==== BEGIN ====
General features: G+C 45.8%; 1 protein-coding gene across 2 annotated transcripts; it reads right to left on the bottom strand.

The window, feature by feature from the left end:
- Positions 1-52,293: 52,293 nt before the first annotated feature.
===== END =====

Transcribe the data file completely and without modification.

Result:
General features: G+C 45.8%; 1 protein-coding gene across 2 annotated transcripts; it reads right to left on the bottom strand.

The window, feature by feature from the left end:
- Positions 1-52,293: 52,293 nt before the first annotated feature.